After Night Gallery was cancelled, many of the artworks used to introduce the stories were either altered for use in other productions, or sold by Universal Studios. Most of them remain in private hands, but occasionally, one will surface at an auction house. Surprisingly, there have been known cases of forgeries of some of these paintings. In December of 2002, two forgeries were offered in an online auction from Sotheby’s through eBay. One of the forgeries was pulled before the auction began, but the fact that forgeries even exist, and that people are willing to risk purchasing one serves as proof that these iconic paintings still generate public interest.

Well, just like in an episode of The Twilight Zone or Night Gallery, your wishes have come true. Now, you can study these paintings online at your leisure. The Night Gallery website has recently published the original pieces used in the series (excluding the pieces that accompanied episodes of The Sixth Sense in syndication, of course). You can now gaze and marvel at these incredible works of art in-between watching episodes of Night Gallery online at

These paintings REALLY creeped me out as a kid. Somehow, they aren’t quite as pants-shittingly scary as an adult viewing them on a crystal clear office monitor instead of as a kid absorbing them through a staticky 26-inch cathode-ray-tube in a darkened room, but they’re still fascinating works. All of them are available for viewing on the Night Gallery site, but here’s a small day gallery of the best works.

You can click on the image to see a larger version.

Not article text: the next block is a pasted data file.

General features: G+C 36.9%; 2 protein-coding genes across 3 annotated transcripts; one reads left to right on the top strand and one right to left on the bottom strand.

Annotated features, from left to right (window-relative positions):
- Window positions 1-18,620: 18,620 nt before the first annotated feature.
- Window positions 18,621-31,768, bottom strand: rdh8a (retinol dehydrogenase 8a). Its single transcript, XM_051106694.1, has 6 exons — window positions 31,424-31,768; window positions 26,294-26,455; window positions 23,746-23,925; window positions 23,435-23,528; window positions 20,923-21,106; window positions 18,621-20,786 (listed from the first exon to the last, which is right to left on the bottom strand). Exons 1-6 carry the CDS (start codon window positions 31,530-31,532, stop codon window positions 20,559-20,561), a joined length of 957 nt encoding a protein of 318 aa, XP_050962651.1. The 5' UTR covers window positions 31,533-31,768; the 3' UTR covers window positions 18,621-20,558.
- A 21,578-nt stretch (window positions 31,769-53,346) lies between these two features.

“The Cemetery”

“Eyes” (Joan Crawford, obviously)
The ‘Night Gallery’ gallery continues, after the jump…

Posted by Christopher Bickel | Leave a comment
‘Gila Monster Jamboree’: Sonic Youth, Meat Puppets and Perry Farrell live in the Mojave Desert, 1985
06:01 am



Sonic Youth’s West Coast debut took place at the Gila Monster Jamboree, one of three not-totally-legal shows Desolation Center put on in Southern California during the mid-‘80s. If you wanted to attend, you had to buy a ticket, sign a release form, and then make your way to a remote rock in the Mojave Desert. Run by Stuart Swezey of the great AMOK bookstore and press, Desolation Center specialized in setting up wild shows at nontraditional venues, as the ‘90s Sonic Youth biography Confusion Is Next explains:

Previous Desolation Center events had included a boat cruise around San Pedro Harbor featuring the Minutemen, and a Mojave Desert show starring the coruscating German band Einstürzende Neubauten and high-gauge explosives. The Sunday-night bill pitted Sonic Youth against the Meat Puppets, an acid-punk trio from Phoenix, Arizona, signed to SST; Redd Kross, a seventies-inspired punk band led by teenage brothers; and Psi-Com, a [sic] unfortunate group headed by one Perry Farrell—later front man for the infinitely more successful Jane’s Addiction.